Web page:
What was family life like in the mission field of India? The Garner family letters give great insight into what daily life was like and what it was like to raise a family. For example on July 7, 1922 Kathy Garner describes a wedding that Holly and she attended at the mission. “Last night Nettie Brown and Benjamin Summer were married. They had a very nice wedding. Every one pitched in and helped to make things go as nice as possible for them. Bro. Blough married them. For the dinner we had chicken salad, peas, sandwiches, pickles, oranges, bananas, mints, peanuts, and fruit punch…. Had a big white cake nicely decorated for the bride.”3
The letters also contain happy news that Kathy and Holly sent back home. One from June 30, 1926 informed the Barkdolls that they were again grandparents; “We have been waiting for the arrival of the new member of our family… We have named this young gentleman Warren Kenneth Garner.” And like any family when a new baby arrives there are always stories about how the older sibling reacts. “Jasper had been looking for a sister but he is now satisfied with a brother. However for a day or two he seemed to want to say “SHE” instead of “HE” when he spoke about him. Jasper is quite proud of him.”4
Later letters in this collection show what schooling was like for the children of the missionaries. Jasper was sent to Woodstock School which was started to educate children of missionaries. Part of the BHLA collection contains a scrapbook full of newspaper clippings from the school. Jasper Garner also sent home letters while he was at school that show what school was like. “The A Class will start its fifth reader on Monday. The B Class is reading its third one now.”5 A later letter Jasper informs his family that the school received new coloring books that were a lot of fun.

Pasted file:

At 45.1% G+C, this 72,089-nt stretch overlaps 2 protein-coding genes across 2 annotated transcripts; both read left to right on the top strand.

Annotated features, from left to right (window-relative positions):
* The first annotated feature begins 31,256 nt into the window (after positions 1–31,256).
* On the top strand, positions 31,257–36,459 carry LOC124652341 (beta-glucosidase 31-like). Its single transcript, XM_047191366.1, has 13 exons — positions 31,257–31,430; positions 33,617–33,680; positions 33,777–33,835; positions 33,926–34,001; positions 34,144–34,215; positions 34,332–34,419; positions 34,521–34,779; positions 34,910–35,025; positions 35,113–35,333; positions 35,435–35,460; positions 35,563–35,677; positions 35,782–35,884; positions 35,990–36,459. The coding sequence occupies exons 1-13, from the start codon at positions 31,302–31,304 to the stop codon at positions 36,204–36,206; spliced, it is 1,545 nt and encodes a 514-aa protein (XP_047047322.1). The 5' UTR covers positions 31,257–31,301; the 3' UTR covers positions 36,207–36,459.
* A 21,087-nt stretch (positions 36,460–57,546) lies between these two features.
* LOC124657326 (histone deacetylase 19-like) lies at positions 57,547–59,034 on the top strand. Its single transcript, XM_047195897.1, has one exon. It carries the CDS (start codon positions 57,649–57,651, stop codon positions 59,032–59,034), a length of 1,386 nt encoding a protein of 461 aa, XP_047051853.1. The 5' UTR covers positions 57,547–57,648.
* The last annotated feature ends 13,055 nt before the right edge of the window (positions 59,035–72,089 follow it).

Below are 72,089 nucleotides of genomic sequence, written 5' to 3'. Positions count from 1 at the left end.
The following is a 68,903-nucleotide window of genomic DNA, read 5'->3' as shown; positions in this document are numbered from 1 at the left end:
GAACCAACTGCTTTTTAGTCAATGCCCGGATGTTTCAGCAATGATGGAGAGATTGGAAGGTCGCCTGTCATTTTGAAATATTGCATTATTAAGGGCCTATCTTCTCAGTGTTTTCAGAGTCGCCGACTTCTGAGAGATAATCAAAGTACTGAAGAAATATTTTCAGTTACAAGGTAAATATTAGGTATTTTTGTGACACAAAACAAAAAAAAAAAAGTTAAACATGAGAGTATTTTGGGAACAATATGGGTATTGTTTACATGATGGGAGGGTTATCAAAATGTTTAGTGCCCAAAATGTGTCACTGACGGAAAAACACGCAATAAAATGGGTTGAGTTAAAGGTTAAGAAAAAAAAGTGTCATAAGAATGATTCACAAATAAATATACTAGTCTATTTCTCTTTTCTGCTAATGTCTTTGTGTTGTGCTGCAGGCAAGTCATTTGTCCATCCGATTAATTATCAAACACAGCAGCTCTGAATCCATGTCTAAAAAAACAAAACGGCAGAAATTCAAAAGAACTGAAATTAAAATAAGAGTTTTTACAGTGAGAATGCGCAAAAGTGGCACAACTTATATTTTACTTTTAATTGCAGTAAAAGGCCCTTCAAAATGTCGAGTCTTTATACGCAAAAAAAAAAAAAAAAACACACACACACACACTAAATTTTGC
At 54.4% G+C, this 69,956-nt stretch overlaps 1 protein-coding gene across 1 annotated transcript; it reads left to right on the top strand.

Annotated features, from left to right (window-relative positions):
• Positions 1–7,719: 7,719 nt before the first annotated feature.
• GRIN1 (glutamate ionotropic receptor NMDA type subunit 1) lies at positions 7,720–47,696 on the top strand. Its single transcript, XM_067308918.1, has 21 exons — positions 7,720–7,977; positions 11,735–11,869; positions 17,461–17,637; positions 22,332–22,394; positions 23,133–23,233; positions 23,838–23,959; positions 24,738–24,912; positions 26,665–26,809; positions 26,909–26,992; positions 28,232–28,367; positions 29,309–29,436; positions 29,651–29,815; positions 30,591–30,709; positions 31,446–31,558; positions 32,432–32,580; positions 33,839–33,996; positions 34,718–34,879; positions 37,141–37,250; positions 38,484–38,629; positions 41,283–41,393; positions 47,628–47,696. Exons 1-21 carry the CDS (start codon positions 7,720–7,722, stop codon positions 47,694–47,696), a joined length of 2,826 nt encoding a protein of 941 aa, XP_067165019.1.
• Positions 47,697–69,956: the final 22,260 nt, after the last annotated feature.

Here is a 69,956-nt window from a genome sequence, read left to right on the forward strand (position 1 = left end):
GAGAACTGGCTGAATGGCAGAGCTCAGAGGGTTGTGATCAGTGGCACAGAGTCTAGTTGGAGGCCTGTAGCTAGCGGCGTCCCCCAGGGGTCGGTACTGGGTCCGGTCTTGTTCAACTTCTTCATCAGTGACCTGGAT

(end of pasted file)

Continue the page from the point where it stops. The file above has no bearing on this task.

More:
The Church of the Brethren has a long history with mission work in India and still has ties with the Indian church today. Through the Warren Garner Letter Collection here at BHLA, we have the unique opportunity to see the mission field through the eyes of a family.
1 Kathy Garner, Letter to Co-Workers in the Lora, April 17, 1921.
2 Kathy Garner, Letter to Co-Workers in the Lora, April 17, 1921.
3 Kathy Garner, Letter to her parents, July 7, 1922.
4 Holly Garner, Letter to his in-laws, June 30, 1926.
5 Jasper Garner, Letter to his family, September 26, 1930